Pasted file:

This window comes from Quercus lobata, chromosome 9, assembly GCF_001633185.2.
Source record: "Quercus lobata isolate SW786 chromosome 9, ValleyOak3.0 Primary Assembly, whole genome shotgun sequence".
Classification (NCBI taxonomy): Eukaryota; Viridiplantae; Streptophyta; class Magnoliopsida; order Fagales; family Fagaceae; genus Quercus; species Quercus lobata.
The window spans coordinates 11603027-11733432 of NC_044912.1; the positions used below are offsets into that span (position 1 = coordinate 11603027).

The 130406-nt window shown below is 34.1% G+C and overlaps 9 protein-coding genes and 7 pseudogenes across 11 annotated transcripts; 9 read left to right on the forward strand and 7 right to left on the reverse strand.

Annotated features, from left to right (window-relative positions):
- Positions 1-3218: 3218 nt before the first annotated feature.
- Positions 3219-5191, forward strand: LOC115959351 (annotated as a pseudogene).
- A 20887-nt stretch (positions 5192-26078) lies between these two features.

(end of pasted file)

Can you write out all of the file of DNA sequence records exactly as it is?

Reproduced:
This window comes from Quercus lobata, chromosome 9, assembly GCF_001633185.2.
Source record: "Quercus lobata isolate SW786 chromosome 9, ValleyOak3.0 Primary Assembly, whole genome shotgun sequence".
Classification (NCBI taxonomy): Eukaryota; Viridiplantae; Streptophyta; class Magnoliopsida; order Fagales; family Fagaceae; genus Quercus; species Quercus lobata.
The window spans coordinates 11603027-11733432 of NC_044912.1; the positions used below are offsets into that span (position 1 = coordinate 11603027).

The 130406-nt window shown below is 34.1% G+C and overlaps 9 protein-coding genes and 7 pseudogenes across 11 annotated transcripts; 9 read left to right on the forward strand and 7 right to left on the reverse strand.

Annotated features, from left to right (window-relative positions):
- Positions 1-3218: 3218 nt before the first annotated feature.
- Positions 3219-5191, forward strand: LOC115959351 (annotated as a pseudogene).
- A 20887-nt stretch (positions 5192-26078) lies between these two features.